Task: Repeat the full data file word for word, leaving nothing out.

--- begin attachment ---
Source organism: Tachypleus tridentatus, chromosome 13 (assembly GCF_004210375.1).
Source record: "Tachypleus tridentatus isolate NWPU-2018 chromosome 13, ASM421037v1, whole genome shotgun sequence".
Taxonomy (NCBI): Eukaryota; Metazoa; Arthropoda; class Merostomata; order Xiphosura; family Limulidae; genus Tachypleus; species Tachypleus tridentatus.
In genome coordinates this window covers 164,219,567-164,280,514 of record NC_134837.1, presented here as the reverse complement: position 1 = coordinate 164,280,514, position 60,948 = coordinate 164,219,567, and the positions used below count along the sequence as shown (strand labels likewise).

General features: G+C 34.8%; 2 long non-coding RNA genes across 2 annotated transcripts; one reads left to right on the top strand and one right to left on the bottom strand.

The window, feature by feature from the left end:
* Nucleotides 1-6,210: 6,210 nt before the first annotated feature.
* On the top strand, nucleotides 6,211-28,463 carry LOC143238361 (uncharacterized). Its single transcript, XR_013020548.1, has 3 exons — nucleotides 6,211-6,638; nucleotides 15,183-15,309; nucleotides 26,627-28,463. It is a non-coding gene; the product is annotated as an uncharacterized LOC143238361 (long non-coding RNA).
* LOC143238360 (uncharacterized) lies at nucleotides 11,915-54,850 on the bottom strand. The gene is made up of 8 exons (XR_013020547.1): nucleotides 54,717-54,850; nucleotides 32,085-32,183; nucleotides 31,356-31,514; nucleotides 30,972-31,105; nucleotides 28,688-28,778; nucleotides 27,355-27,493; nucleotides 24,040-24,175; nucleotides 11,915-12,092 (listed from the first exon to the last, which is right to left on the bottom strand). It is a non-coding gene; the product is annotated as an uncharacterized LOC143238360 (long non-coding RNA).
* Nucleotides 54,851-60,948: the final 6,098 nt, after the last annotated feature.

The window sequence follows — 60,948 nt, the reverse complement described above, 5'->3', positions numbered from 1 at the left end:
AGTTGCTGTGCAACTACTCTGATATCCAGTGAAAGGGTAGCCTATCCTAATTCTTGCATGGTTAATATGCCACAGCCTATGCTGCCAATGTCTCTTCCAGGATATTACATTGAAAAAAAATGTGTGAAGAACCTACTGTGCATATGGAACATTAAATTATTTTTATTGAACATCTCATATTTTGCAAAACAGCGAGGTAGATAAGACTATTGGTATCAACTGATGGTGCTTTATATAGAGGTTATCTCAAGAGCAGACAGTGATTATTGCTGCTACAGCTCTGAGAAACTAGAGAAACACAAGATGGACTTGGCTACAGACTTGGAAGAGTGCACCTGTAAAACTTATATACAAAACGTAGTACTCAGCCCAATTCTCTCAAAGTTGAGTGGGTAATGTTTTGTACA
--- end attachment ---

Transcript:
Source organism: Tachypleus tridentatus, chromosome 13 (assembly GCF_004210375.1).
Source record: "Tachypleus tridentatus isolate NWPU-2018 chromosome 13, ASM421037v1, whole genome shotgun sequence".
Taxonomy (NCBI): Eukaryota; Metazoa; Arthropoda; class Merostomata; order Xiphosura; family Limulidae; genus Tachypleus; species Tachypleus tridentatus.
In genome coordinates this window covers 164,219,567-164,280,514 of record NC_134837.1, presented here as the reverse complement: position 1 = coordinate 164,280,514, position 60,948 = coordinate 164,219,567, and the positions used below count along the sequence as shown (strand labels likewise).

General features: G+C 34.8%; 2 long non-coding RNA genes across 2 annotated transcripts; one reads left to right on the top strand and one right to left on the bottom strand.

The window, feature by feature from the left end:
* Nucleotides 1-6,210: 6,210 nt before the first annotated feature.
* On the top strand, nucleotides 6,211-28,463 carry LOC143238361 (uncharacterized). Its single transcript, XR_013020548.1, has 3 exons — nucleotides 6,211-6,638; nucleotides 15,183-15,309; nucleotides 26,627-28,463. It is a non-coding gene; the product is annotated as an uncharacterized LOC143238361 (long non-coding RNA).
* LOC143238360 (uncharacterized) lies at nucleotides 11,915-54,850 on the bottom strand. The gene is made up of 8 exons (XR_013020547.1): nucleotides 54,717-54,850; nucleotides 32,085-32,183; nucleotides 31,356-31,514; nucleotides 30,972-31,105; nucleotides 28,688-28,778; nucleotides 27,355-27,493; nucleotides 24,040-24,175; nucleotides 11,915-12,092 (listed from the first exon to the last, which is right to left on the bottom strand). It is a non-coding gene; the product is annotated as an uncharacterized LOC143238360 (long non-coding RNA).
* Nucleotides 54,851-60,948: the final 6,098 nt, after the last annotated feature.

The window sequence follows — 60,948 nt, the reverse complement described above, 5'->3', positions numbered from 1 at the left end:
AGTTGCTGTGCAACTACTCTGATATCCAGTGAAAGGGTAGCCTATCCTAATTCTTGCATGGTTAATATGCCACAGCCTATGCTGCCAATGTCTCTTCCAGGATATTACATTGAAAAAAAATGTGTGAAGAACCTACTGTGCATATGGAACATTAAATTATTTTTATTGAACATCTCATATTTTGCAAAACAGCGAGGTAGATAAGACTATTGGTATCAACTGATGGTGCTTTATATAGAGGTTATCTCAAGAGCAGACAGTGATTATTGCTGCTACAGCTCTGAGAAACTAGAGAAACACAAGATGGACTTGGCTACAGACTTGGAAGAGTGCACCTGTAAAACTTATATACAAAACGTAGTACTCAGCCCAATTCTCTCAAAGTTGAGTGGGTAATGTTTTGTACA